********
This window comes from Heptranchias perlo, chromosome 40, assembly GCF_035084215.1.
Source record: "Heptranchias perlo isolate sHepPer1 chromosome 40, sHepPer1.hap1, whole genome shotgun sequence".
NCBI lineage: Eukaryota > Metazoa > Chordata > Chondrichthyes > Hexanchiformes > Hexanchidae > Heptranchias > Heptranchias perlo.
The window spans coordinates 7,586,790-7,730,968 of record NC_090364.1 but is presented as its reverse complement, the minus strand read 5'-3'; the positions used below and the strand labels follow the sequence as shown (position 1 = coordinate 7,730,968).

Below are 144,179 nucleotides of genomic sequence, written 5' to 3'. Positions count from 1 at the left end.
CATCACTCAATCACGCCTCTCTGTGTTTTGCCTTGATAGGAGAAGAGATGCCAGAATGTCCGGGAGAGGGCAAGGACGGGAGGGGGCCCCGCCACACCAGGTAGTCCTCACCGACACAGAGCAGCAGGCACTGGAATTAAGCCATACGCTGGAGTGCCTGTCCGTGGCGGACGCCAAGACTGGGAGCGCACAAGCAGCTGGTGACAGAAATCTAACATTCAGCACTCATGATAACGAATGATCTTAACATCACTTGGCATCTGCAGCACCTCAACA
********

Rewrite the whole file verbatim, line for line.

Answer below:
This window comes from Heptranchias perlo, chromosome 40, assembly GCF_035084215.1.
Source record: "Heptranchias perlo isolate sHepPer1 chromosome 40, sHepPer1.hap1, whole genome shotgun sequence".
NCBI lineage: Eukaryota > Metazoa > Chordata > Chondrichthyes > Hexanchiformes > Hexanchidae > Heptranchias > Heptranchias perlo.
The window spans coordinates 7,586,790-7,730,968 of record NC_090364.1 but is presented as its reverse complement, the minus strand read 5'-3'; the positions used below and the strand labels follow the sequence as shown (position 1 = coordinate 7,730,968).

Below are 144,179 nucleotides of genomic sequence, written 5' to 3'. Positions count from 1 at the left end.
CATCACTCAATCACGCCTCTCTGTGTTTTGCCTTGATAGGAGAAGAGATGCCAGAATGTCCGGGAGAGGGCAAGGACGGGAGGGGGCCCCGCCACACCAGGTAGTCCTCACCGACACAGAGCAGCAGGCACTGGAATTAAGCCATACGCTGGAGTGCCTGTCCGTGGCGGACGCCAAGACTGGGAGCGCACAAGCAGCTGGTGACAGAAATCTAACATTCAGCACTCATGATAACGAATGATCTTAACATCACTTGGCATCTGCAGCACCTCAACA